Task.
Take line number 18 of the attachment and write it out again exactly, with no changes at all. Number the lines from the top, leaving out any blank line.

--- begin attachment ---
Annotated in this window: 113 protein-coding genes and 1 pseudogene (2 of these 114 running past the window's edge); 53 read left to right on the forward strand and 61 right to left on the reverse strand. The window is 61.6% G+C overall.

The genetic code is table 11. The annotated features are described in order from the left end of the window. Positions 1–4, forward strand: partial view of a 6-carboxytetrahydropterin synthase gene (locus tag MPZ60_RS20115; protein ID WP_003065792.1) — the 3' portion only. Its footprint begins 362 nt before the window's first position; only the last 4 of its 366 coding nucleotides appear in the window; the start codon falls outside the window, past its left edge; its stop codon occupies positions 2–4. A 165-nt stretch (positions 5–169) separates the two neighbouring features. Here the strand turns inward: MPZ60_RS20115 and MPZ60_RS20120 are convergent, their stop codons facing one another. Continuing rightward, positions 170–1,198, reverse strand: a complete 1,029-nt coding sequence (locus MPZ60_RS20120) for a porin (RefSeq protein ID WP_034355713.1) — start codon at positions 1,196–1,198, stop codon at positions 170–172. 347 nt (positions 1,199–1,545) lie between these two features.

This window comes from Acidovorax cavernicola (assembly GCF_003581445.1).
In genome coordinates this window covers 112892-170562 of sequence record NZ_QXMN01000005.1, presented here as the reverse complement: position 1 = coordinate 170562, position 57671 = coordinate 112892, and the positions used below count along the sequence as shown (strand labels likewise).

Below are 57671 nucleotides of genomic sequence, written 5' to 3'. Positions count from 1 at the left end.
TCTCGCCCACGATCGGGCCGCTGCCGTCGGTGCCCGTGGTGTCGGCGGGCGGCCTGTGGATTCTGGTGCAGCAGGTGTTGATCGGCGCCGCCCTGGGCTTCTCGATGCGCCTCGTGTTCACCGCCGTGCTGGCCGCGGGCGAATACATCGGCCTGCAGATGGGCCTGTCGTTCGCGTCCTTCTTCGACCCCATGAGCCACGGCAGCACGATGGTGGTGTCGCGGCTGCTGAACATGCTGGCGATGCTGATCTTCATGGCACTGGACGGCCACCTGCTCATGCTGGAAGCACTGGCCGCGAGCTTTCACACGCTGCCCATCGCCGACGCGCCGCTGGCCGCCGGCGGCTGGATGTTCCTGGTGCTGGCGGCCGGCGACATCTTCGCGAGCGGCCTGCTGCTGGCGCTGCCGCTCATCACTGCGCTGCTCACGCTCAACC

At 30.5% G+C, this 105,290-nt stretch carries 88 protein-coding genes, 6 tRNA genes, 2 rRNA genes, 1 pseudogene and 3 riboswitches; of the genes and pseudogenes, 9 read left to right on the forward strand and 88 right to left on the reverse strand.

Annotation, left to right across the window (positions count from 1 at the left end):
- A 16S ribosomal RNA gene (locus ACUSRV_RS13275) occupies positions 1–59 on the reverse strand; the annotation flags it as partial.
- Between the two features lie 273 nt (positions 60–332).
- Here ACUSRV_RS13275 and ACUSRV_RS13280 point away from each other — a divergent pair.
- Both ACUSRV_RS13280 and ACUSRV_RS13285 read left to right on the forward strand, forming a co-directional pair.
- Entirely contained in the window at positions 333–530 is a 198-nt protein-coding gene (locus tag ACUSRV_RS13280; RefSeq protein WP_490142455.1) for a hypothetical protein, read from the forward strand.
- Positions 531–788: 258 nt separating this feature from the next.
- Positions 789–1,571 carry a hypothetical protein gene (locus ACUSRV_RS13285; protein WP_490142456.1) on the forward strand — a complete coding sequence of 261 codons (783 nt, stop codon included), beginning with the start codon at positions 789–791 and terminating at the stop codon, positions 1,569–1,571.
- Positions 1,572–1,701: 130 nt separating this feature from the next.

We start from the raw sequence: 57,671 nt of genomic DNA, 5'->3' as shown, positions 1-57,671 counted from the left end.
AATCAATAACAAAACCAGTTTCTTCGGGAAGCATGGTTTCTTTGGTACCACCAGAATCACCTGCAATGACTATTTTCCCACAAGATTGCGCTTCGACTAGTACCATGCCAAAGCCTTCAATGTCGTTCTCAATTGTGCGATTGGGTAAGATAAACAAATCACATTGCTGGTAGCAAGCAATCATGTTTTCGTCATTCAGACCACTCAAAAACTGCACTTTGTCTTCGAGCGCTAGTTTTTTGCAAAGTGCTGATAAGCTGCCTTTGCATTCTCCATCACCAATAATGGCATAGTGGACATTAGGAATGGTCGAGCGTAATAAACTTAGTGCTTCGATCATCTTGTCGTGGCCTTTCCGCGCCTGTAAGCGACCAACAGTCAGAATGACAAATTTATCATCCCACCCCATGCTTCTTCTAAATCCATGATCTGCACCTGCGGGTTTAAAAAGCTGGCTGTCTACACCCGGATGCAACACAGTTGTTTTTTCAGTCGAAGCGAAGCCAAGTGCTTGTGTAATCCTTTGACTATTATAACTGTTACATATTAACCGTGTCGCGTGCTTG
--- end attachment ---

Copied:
AATCAATAACAAAACCAGTTTCTTCGGGAAGCATGGTTTCTTTGGTACCACCAGAATCACCTGCAATGACTATTTTCCCACAAGATTGCGCTTCGACTAGTACCATGCCAAAGCCTTCAATGTCGTTCTCAATTGTGCGATTGGGTAAGATAAACAAATCACATTGCTGGTAGCAAGCAATCATGTTTTCGTCATTCAGACCACTCAAAAACTGCACTTTGTCTTCGAGCGCTAGTTTTTTGCAAAGTGCTGATAAGCTGCCTTTGCATTCTCCATCACCAATAATGGCATAGTGGACATTAGGAATGGTCGAGCGTAATAAACTTAGTGCTTCGATCATCTTGTCGTGGCCTTTCCGCGCCTGTAAGCGACCAACAGTCAGAATGACAAATTTATCATCCCACCCCATGCTTCTTCTAAATCCATGATCTGCACCTGCGGGTTTAAAAAGCTGGCTGTCTACACCCGGATGCAACACAGTTGTTTTTTCAGTCGAAGCGAAGCCAAGTGCTTGTGTAATCCTTTGACTATTATAACTGTTACATATTAACCGTGTCGCGTGCTTG